Monaco, 1966. Zampieri Domenico. Child Writing.

France, 1965. A. Renoir. Coco Writing.

    In the world of today, the art of writing and reading letters has lost the importance it had in the past. In industrialized countries it is more and more replaced by e-mail, a practical, but a less romantic way of sending messages around the world with the speed of light. Fortunately, talented artists from the past left us nice paintings about something that was once an important activity and sometimes an art - the letter writing.

  This page was inspired by the new issue of the Ireland Postal Administration, dedicated to paintings from the Irish National Gallery Collection. The whole set of four paintings is shown above, on the FDC issued by this occasion. Two of stamps (shown below as issued in a booklet) reproduce paintings by the Dutch artist Gabriel Metsu, born 1629 in Leiden, dead 1667 in Amsterdam.

   He was active in his native Leiden, then in Amsterdam, where he had moved by 1657. Metsu's early works are typically historical and mythological scenes, broadly rather than minutely painted. Metsu also painted portraits and still-life, but his most characteristic works are genre scenes, some of which rank among the finest of their period.

    He concentrated on scenes of genteel middle-class life, fairly close to de Hooch and Terborch in style, but with a personal stamp. Some of his works are often compared with Vermeer's. His work is rarely dated, so his development and relationships with other artists are actually quite difficult to trace. (After:

    The paintings above on the left, on the stamp, and also below ,are labeled: Man Writing a Letter, that above on the right: Woman Reading a Letter. The paintings in question were companion pieces which suggest a romantic affair between the two subjects.

     In both paintings, the way the silvery daylight flows over the figures set against light walls is surpassed only by Vermeer. The pendants offer a small drama: the handsome man writes a letter, and its patient recipient attentively reads it by the light of a window. Here letter writing and reading are most likely associated with love.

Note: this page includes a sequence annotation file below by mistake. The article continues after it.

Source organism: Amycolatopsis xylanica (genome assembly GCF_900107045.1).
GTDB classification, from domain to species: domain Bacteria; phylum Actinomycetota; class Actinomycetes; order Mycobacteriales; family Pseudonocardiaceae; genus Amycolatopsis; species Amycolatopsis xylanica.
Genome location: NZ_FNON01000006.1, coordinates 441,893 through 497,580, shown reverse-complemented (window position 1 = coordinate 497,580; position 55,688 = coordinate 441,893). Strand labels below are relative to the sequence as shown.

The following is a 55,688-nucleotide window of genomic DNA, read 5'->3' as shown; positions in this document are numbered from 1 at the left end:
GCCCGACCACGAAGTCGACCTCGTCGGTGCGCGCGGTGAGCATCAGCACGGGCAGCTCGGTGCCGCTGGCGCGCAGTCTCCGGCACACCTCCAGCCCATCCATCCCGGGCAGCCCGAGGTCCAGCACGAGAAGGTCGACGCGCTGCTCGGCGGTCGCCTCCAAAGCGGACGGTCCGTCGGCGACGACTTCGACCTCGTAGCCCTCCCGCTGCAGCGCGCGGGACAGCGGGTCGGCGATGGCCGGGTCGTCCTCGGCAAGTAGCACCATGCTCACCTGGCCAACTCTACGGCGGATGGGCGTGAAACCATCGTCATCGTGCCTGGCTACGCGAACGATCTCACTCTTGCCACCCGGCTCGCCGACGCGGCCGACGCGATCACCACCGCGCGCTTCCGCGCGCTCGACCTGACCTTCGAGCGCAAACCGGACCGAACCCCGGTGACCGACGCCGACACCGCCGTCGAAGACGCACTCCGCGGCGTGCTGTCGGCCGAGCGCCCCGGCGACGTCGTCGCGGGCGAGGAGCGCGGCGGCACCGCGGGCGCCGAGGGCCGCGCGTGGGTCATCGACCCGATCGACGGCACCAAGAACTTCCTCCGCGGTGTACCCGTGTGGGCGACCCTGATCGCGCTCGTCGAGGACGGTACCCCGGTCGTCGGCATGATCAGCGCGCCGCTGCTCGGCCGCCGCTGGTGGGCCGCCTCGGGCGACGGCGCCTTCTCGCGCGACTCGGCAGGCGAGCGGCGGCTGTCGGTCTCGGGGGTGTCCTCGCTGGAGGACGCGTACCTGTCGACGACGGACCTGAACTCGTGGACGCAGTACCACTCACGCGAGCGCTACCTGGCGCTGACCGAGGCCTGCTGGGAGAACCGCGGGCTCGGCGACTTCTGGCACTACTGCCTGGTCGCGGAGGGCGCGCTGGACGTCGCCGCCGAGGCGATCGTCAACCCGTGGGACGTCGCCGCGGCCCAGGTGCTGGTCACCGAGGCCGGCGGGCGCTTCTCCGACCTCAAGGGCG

The Man Writing a Letter offers a view of the love of comfort and beautiful materials in the home of a well-to-do burgher about 1660, and the heavily carved gilt Baroque frame around the landscape painting on the wall behind the handsome young man makes clear that not all seventeenth-century Dutch pictures were enclosed in rectilinear black ebony moldings.

     The discreet waiting maid pulls aside a curtain hanging from a rod to reveal a choppy seascape, possibly  a reference to the popular adage that love is as hazardous as a sea voyage. The maid's momentary movement contrasts with the concentration of the young woman who, one senses, will not move until she has finished reading the letter.

The curtain over the painting is not an unusual detail. The Dutch often protected paintings with curtains, either to keep off the light and dust, or to look at them only occasionally - a practice that comes from the fine feeling that a work of art cannot be looked at continually. (After:

    Of only 35 known paintings of the great Dutch painter Jan Vermeer, three are dedicated to letter reading and writing. They appeared together on a souvenir sheet issued by Netherlands in 1996 (see above the sheet and below the set of three stamps).

    For a better view we show them bigger than in reality, so you can better compare then with the related Metsu's works.

   We are glad that we can show on this page stamps issued by countries that are are closely related to the displayed works of art. In the case of Irish stamps it is the gallery that exhibits them, and in the case of the Dutch ones as much the origin of the artist as the exhibition place are fully relevant.


  • Vermeer, The Master of Light (the first Web page dedicated to Vermeer's art on stamps)

  • Letter Writing, on art stamps

  • Ireland Art Gallery, Part 1


Created: 09/17/03. Revised: 10/12/03.
2003 by Victor Manta, Switzerland.
All rights reserved in all countries.

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